All companies with investors are evil, make no mistake.
They may have nice looking save the world charity campaigns, but once you get even close to affecting their revenue stream, the axe falls. The charity is only a publicity stunt to reduce wages.
Some level of government intervention is needed to conrol investor's greed.
It is just a question of business model: some business models are eviler than others. Making people pay for operating systems being possible the most evil of all.
One thing must be said however. You can learn a lot by working in a good company, because it ends up putting you in contact with practical real problems that you wouldn't otherwise see by just doing your own random low-tech startup. This is especially valuable if said company is also enlightened enough to use and contribute back to open source software, thus improving the world and paying back the moral debt of using other people's work for free.
Another important point to consider is who in the company is evil. In a sane tech company, the lowly engineers are going to be non-evil. And then the more you go up the management chain, the more aligned you have to be with investors, and thus the more and more evil you get. HR is just evil from the bottom though, it's just the nature of their job.
Once upon a time, when Ciro worked at a company, one day the company decided to give everyone a 20% raise.
The likely reason was that Apple was coming to town, and was sucking the fuck out of the company's talent.
Nothing ever drove it so clearly into Ciro's heart the obvious fact that even for skilled jobs, companies don't pay you what you're worth. They pay you as little as possible so you won't quit to join someone else. It is pure market forces in play.
The annoying thing is that people are highly non-fungible, so much like painting auctions, you can only estimate your price by putting yourself on auction and seeing what people will pay for you, i.e. interviewing for new jobs.
Another point is that people have all sorts of stupid restrictions such as not wanting to work on certain areas for moral reasons, or not wanting to move away from a certain area they like. Companies will of course readily exploit such weakness to be able to pay less. Silly non-rational beings.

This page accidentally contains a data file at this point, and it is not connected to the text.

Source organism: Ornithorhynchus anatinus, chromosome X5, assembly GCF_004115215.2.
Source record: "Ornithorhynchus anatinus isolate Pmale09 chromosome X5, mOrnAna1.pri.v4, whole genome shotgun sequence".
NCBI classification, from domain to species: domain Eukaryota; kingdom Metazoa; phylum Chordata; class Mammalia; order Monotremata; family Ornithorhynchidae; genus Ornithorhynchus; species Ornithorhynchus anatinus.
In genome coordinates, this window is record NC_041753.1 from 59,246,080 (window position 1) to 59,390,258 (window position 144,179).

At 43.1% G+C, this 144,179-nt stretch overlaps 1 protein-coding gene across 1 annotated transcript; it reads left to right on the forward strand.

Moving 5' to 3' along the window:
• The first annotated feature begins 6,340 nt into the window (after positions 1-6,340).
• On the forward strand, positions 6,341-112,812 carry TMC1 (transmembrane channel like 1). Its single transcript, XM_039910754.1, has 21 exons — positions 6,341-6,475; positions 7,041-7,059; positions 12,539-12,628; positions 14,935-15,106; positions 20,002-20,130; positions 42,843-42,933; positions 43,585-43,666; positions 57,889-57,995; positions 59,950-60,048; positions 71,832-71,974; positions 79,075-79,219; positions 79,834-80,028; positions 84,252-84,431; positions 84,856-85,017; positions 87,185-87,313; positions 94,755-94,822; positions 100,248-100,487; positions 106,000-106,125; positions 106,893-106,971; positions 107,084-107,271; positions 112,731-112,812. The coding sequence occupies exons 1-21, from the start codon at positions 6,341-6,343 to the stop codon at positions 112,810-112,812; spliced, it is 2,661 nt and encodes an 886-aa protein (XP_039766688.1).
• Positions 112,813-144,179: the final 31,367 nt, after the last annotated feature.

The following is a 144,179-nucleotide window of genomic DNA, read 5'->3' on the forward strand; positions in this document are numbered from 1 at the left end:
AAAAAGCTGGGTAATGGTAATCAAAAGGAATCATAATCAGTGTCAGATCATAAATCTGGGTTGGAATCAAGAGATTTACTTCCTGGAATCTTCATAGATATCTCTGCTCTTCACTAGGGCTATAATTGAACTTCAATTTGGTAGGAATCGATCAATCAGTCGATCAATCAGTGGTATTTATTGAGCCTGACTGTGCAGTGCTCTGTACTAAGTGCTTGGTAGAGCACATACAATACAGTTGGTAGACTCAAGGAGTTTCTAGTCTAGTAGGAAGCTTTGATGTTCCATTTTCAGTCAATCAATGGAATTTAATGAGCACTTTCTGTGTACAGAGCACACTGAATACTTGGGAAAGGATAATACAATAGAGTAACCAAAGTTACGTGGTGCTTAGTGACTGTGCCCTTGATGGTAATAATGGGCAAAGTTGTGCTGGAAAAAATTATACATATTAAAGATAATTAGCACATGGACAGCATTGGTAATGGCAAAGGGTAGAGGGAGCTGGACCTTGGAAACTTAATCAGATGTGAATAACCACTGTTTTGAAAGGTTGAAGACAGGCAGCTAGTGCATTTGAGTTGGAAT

Many/most companies are unable to give any beauty to its employees.
Hiring is simply a process of "let's get this money making project working ASAP", bring people in, without considering Brooks's law.
And then when that happens, companies put people in extremely narrow knowledge areas, making them unable to see or participate in the bigger picture of things, unless they spend 10 years there and reach architect status.
This is perhaps particularly painful for high flying birds like Ciro Santilli.
Companies need a higher top to down force that attempts to actually teach the business and tech to every employee to counter the low level manager get things done now pressure.
Companies that are able to do that, will have many more employees with a sense of purpose, and with the ability to innovate. Those companies will win.
- Something Ventured (2011) documentary
He was at Fairchild. That place was nuts.
Musk is a truly ambivalent personality. Some points are very good. Some are very bad.
Respect on the technical side by Ciro Santilli.
But the way he treated his first wife Justine Musk, is very very weird, incomprehensible: www.marieclaire.com/sex-love/a5380/millionaire-starter-wife/
Positive Cirocoins for possibly going to reverse Twitter's unfair Trump ban if his Twitter acquisition goes through:
By "free speech", I simply mean that which matches the law.I am against censorship that goes far beyond the law.If people want less free speech, they will ask government to pass laws to that effect.Therefore, going beyond the law is contrary to the will of the people.
Negative Cirocoins for according to Wikipedia:
Within the merged company [Thiel's Confinity + Elon's X.com], Musk returned as CEO. Musk's preference for Microsoft software over Unix created a rift in the company and caused Thiel to resign.
How can I be as great as Bill Gates, Steve Jobs, Elon Musk or Sir Richard Branson? answer by Musk's ex-wife Justine Musk.
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